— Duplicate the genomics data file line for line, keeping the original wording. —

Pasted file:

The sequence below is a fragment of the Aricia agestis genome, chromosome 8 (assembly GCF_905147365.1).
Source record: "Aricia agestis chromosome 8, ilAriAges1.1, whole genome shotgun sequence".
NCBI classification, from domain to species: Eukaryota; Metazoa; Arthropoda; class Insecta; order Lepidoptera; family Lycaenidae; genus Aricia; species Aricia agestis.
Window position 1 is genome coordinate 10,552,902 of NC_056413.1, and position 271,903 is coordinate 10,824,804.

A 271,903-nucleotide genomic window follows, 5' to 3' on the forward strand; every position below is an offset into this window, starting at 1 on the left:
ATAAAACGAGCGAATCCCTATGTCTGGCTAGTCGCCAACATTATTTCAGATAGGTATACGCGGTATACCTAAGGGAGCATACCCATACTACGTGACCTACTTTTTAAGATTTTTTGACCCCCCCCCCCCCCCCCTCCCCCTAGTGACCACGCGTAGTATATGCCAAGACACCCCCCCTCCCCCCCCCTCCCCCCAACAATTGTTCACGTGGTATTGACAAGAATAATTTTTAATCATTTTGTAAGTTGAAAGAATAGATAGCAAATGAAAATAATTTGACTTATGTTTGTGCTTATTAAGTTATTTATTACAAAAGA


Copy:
The sequence below is a fragment of the Aricia agestis genome, chromosome 8 (assembly GCF_905147365.1).
Source record: "Aricia agestis chromosome 8, ilAriAges1.1, whole genome shotgun sequence".
NCBI classification, from domain to species: Eukaryota; Metazoa; Arthropoda; class Insecta; order Lepidoptera; family Lycaenidae; genus Aricia; species Aricia agestis.
Window position 1 is genome coordinate 10,552,902 of NC_056413.1, and position 271,903 is coordinate 10,824,804.

A 271,903-nucleotide genomic window follows, 5' to 3' on the forward strand; every position below is an offset into this window, starting at 1 on the left:
ATAAAACGAGCGAATCCCTATGTCTGGCTAGTCGCCAACATTATTTCAGATAGGTATACGCGGTATACCTAAGGGAGCATACCCATACTACGTGACCTACTTTTTAAGATTTTTTGACCCCCCCCCCCCCCCCCTCCCCCTAGTGACCACGCGTAGTATATGCCAAGACACCCCCCCTCCCCCCCCCTCCCCCCAACAATTGTTCACGTGGTATTGACAAGAATAATTTTTAATCATTTTGTAAGTTGAAAGAATAGATAGCAAATGAAAATAATTTGACTTATGTTTGTGCTTATTAAGTTATTTATTACAAAAGA